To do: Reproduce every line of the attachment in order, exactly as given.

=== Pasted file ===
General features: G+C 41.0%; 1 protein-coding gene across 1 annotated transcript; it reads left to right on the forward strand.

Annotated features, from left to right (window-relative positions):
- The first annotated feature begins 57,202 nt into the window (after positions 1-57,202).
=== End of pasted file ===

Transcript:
General features: G+C 41.0%; 1 protein-coding gene across 1 annotated transcript; it reads left to right on the forward strand.

Annotated features, from left to right (window-relative positions):
- The first annotated feature begins 57,202 nt into the window (after positions 1-57,202).